Hart on Sovereignty

by Sabrina I. Pacifici on September 8, 2013

Eleftheriadis, Pavlos, Hart on Sovereignty (September 6, 2013). Forthcoming in Andrea Dolcetti, Luís Duarte d’Almeida and James Edwards (eds), Reading HLA Hart’s ‘The Concept of Law’ (Hart Publishing 2013).; Oxford Legal Studies Research Paper No. 85/2013. Available at SSRN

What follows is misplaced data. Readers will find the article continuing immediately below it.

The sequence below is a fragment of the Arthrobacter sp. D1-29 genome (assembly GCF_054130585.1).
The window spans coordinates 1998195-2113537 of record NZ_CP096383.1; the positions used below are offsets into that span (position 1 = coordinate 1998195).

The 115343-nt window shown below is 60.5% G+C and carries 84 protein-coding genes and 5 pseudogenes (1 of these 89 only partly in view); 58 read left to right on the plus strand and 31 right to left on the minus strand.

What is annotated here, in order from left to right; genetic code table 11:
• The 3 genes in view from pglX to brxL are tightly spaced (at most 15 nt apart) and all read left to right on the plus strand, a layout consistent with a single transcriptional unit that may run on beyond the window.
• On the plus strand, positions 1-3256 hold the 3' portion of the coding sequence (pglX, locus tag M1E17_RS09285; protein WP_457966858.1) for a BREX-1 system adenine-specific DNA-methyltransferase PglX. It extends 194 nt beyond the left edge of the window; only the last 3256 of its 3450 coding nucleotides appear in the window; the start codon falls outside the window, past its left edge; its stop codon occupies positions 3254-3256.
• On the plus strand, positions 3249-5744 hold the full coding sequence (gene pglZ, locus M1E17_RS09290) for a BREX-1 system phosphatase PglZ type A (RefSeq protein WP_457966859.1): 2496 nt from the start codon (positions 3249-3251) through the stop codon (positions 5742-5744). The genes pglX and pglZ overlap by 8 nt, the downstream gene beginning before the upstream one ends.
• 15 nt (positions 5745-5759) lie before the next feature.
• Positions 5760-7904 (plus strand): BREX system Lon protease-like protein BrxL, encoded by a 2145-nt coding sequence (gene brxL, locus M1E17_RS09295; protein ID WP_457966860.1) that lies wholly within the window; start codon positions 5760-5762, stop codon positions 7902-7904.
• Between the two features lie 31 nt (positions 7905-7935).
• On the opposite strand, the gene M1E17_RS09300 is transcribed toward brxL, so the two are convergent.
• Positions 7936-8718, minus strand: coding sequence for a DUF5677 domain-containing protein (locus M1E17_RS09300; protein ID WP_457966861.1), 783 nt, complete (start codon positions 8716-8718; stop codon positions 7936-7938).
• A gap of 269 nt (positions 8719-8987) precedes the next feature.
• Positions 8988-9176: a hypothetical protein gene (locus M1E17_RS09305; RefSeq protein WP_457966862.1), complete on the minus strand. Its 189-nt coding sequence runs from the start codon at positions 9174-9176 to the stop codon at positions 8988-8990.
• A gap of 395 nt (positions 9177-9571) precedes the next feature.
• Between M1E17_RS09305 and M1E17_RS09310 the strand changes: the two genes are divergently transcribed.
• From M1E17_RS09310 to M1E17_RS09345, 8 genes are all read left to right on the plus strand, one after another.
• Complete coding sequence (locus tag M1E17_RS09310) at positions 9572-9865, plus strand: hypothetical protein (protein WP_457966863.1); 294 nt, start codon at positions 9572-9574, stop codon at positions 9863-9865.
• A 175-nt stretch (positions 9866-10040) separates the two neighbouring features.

This essay is part of a volume of essays by various authors on the 50 years of H. L. A. Hart’s The Concept of Law (the book will be published as: Andrea Dolcetti, Luís Duarte d’Almeida and James Edwards (eds), Reading HLA Hart’s ‘The Concept of Law’ (Hart Publishing 2013). Although discussing mainly Hart’s chapter 4, my essay seeks to give a more general account of Hart’s achievements and failures. Focusing on Hart’s account of sovereignty, the essay shows how Hart’s descriptivism prevented him from giving an adequate account of the law and the legal system. In my view (see also Eleftheriadis, Legal Rights, 2008) because law is part of practical reason, its theory is also practical reason and cannot be accommodated by Hart’s causal, descriptive model. Hart never accepted this. When speaking of the ‘internal point of view’ Hart ought to have been speaking instead of the practical, deliberative standpoint of the reflective agent who faces a first person choice about action and remains situated in the common circumstances of social life. This standpoint is necessary both at the highest offices of state and in the idea of sovereignty and at the lowest matters of social interaction. That Hart did not see this in chapter IV is the origin of all the subsequent failures of the Concept of Law.

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